WECF - EU rules on toys too weak
Women in Europe for a Common Future (WECF) have highlighted the need to have full disclosure of ingredients for toys, as well as stricter laws that apply the precautionary principle, with zero tolerance for harmful chemicals.
Parents are more and more concerned about lack on information on which harmful substances are found in toys, and that policy makers and industry are not doing enough to protect their children’s health.
The new chemical requirements of the EU toy safety Directive have been in force since July 2013 giving the EU the chance to really protect children from hazardous chemicals. Yet, they only went half way.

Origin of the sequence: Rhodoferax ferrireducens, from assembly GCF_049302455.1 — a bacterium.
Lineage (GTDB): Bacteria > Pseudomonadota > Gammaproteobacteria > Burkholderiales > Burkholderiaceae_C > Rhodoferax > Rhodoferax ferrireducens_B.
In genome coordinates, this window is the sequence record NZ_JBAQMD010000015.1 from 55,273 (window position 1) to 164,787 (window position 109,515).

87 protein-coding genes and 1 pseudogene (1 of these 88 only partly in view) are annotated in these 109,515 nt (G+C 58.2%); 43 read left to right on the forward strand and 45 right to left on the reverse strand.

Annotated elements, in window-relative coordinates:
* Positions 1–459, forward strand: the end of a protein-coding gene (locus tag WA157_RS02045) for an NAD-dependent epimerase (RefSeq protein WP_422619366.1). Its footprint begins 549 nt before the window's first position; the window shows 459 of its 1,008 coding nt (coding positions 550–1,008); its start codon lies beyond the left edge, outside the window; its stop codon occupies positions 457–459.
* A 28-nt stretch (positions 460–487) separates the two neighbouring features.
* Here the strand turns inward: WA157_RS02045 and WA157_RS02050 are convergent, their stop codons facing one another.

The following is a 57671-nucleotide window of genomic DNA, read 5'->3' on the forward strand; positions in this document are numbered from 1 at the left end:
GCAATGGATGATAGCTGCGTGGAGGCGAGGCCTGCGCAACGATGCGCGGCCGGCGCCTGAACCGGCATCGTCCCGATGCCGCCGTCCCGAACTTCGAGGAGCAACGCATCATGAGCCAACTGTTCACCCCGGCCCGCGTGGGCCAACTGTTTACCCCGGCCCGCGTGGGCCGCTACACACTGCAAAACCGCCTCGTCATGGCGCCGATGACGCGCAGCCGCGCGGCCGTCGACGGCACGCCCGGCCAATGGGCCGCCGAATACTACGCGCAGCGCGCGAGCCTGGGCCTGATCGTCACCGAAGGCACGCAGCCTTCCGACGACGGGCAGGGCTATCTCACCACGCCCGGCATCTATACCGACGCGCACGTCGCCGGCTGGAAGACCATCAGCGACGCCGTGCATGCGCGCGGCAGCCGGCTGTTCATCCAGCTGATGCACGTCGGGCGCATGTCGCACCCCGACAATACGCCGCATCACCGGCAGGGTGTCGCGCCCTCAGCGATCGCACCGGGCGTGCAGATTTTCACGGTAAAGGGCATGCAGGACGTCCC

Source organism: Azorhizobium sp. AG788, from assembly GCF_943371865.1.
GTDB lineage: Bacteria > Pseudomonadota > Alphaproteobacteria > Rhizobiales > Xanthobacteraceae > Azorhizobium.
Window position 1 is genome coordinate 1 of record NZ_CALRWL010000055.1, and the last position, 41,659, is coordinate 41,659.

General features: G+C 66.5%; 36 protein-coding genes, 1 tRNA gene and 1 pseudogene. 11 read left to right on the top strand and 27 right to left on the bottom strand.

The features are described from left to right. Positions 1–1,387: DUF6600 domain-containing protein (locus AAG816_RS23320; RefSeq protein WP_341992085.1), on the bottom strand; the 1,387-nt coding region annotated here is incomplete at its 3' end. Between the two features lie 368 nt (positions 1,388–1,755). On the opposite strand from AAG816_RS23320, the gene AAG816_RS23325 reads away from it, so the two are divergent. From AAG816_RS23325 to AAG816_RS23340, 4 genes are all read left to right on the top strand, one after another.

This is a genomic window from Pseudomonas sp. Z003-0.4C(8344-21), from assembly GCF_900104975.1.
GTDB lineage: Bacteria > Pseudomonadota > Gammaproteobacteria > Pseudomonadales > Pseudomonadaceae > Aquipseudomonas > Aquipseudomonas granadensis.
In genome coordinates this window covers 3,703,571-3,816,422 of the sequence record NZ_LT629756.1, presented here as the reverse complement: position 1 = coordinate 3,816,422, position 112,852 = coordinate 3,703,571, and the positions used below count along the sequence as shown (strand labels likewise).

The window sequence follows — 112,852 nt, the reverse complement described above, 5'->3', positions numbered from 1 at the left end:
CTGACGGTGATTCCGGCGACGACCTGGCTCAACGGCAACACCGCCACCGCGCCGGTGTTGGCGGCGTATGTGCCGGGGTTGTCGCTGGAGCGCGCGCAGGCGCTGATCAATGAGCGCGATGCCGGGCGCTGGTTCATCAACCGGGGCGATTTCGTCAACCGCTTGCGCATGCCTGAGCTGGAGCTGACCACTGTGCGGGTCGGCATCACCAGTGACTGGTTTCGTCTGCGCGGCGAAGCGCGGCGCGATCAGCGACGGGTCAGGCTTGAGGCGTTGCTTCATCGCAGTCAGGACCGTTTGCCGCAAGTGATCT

As toys are part of the everyday life of many children, they should be safe. Children have developing organs, rapid metabolisms, thinner skin and immature immune systems, as well as specific behaviours, so they are more vulnerable than adults to chemicals of concern. Banning harmful substances from toys is necessary to protect children from possible long-term and irreversible health effects.
The revised chemical requirements of the Directive are a slight improvement from the previous version when it comes to the use of carcinogenic, mutagenic and reprotoxic substances (CMRs), but unfortunately, the new Directive does not ban them from toys. Children should not be exposed to such substances when playing with toys.
More information available here on the WECF website
Originally posted on 11 April 2014